Limbo At Sea Cuban Sails Baltic for Two Months after Visa Denied

The rigmarole of entering foreign countries can often be annoying. But for Cuban architect Luis Cespedes, it was nightmare. He spent two months at sea sailing between Russia and Finland after he was denied entry to both countries.
A file photo of a freighter on the Baltic Sea.

A file photo of a freighter on the Baltic Sea.

Foto: DPA / Swedish Coast Guard

When Luis Cespedes, 41, boarded the ferry in Helsinki, Finland, on June 4, he expected to return to his adopted home of St. Petersburg. Due to multiple visa infractions, however, Russian officials refused him entry. Finland would not take him back either -- his Schengen visa had expired at sea.

It took 21 trips across the Baltic Sea on the Princess Maria ferry before Russian border officials finally allowed Cespedes to disembark on dry land on Monday, according to The Moscow Times.

Cespedes, who was born in Russia and studied in Moscow, had been living in St. Petersburg for about a decade and is married to a Russian woman, he told Moscow-based radio station Ekho Moskvy, according to the paper.

He made the initial trip to Finland to avoid breaching Russian immigration regulations. Though Cuban nationals do not need a visa to enter Russia, they are limited to a 30-day stay, meaning Cespedes had to leave the country once a month. But in the past 12 months he had violated the law twice -- once when he accidentally overstayed his legally allowed term, and another time when a storm prevented his ferry from departing St. Petersburg on time.

Having informed Russian authorities of his infractions, Cespedes was awaiting a decision for permanent residency from the Federal Migration Administration. But because the situation had not been resolved ahead of his monthly trip, Cespedes was barred from re-entering Russia.

'An Idiotic Situation'

It was "an idiotic situation," Cespedes told Ekho Moskvy, expressing surprise that his appeals to immigration services, governmental agencies and human rights ombudsman Vladimir Lukin were ignored for 47 days.

He was able to see his wife occasionally during the ordeal, such as when she bought return tickets from St. Petersburg to Helsinki to keep him company on board the ferry, Russia Today reports. And the crew of the ferry also seemed to show pity on him, providing Cespedes with a cabin and also reportedly offering him work as a waiter in one of the vessel's restaurants.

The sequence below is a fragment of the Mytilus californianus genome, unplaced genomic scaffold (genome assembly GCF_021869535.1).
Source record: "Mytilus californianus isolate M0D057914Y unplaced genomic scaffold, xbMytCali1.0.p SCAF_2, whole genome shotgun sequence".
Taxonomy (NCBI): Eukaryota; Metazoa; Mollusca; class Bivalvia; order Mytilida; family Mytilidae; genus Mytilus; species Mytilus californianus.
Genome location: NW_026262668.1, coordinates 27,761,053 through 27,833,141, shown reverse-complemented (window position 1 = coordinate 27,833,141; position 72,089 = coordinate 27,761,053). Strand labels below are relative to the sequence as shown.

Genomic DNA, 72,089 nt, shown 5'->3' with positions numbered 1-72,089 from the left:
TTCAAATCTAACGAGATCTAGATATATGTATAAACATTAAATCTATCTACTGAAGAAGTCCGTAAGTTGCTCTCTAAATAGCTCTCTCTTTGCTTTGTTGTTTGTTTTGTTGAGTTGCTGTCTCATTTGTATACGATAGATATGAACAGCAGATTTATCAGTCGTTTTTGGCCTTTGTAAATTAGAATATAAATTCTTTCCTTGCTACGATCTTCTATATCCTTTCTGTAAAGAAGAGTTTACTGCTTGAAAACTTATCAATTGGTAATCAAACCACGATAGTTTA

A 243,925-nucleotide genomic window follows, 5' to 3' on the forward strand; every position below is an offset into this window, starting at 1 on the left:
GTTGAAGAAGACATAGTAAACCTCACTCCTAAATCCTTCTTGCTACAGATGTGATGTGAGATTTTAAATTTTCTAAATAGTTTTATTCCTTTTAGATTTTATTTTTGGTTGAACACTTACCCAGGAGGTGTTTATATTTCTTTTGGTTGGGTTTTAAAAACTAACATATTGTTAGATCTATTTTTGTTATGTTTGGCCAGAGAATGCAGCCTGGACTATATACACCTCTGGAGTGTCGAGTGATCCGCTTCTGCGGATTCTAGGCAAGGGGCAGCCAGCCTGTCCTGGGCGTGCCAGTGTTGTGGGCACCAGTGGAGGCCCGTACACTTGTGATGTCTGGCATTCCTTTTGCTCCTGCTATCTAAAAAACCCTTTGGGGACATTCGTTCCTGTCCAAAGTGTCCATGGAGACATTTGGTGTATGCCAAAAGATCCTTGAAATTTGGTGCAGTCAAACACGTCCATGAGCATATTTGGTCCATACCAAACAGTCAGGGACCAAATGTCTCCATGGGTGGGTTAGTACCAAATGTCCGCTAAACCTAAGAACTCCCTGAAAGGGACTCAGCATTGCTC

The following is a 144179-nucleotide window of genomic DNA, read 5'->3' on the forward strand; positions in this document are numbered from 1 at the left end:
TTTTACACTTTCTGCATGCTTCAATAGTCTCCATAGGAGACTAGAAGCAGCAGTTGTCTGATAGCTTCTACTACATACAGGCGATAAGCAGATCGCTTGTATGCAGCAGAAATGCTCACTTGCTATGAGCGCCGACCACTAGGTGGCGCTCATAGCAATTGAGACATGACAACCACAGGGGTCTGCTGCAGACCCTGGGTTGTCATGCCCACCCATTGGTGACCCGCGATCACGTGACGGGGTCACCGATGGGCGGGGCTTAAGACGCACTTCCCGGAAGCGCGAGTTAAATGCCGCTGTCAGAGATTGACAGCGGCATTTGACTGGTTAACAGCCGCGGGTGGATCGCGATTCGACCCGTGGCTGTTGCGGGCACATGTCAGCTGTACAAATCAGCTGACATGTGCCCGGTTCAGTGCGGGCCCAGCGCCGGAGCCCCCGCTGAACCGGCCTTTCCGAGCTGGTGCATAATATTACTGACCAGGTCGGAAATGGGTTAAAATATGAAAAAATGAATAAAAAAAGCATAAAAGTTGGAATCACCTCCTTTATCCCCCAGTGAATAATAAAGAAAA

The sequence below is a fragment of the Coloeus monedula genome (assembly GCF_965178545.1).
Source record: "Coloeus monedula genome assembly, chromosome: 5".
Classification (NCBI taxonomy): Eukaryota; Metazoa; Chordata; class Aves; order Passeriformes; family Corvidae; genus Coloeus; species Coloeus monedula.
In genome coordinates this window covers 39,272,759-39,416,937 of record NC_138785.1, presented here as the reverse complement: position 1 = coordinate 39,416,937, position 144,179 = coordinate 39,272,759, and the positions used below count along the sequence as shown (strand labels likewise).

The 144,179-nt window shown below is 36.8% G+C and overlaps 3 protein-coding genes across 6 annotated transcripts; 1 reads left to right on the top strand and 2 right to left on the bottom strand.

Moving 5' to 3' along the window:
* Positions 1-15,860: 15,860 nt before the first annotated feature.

Yelena Dunayeva, chief migration officer for the St. Petersburg and the Leningrad region, counters that the situation was Cespedes' own fault.

"I don't know who thought of putting him on a ferry," she told the Russian state news agency RIA-Novosti, according to The Moscow Times. "He should have sorted out his entry ban up front instead of later accusing the border and migration services of callousness."

Tears and Smiles

Cespedes, however, has only won temporary respite. Russian officials have yet to decide on whether they will allow him to stay in the country.

"I can't yet say what we'll do," continued Dunayeva. "The situation is extremely complicated."

Adding to his woes, Cespedes is also facing immigration trouble in his native Cuba, which requires a visit every 11 months if one doesn't want to risk losing certain rights. But it is a trip that Cespedes says he cannot afford.

Russia Today reports that Russian film director Alexei Zlobin is now planning a documentary about Cespedes' adventure, which is reminiscent of that of Mehran Karimi Nasseri, an Iranian refugee who was forced to live in the departure lounge at Charles de Gaulle Airport in Paris from 1988 to 2006. The story inspired the "The Terminal," a Hollywood film starring Tom Hanks.

Zlobin told the St. Petersburg city portal that the Cuban is recovering at home with his family, but that he is afraid of what might happen in the future.

"He just cries and says nothing," the director told the paper. "Sometimes, however, he smiles with joy and almost jumps with joy."

-- nds
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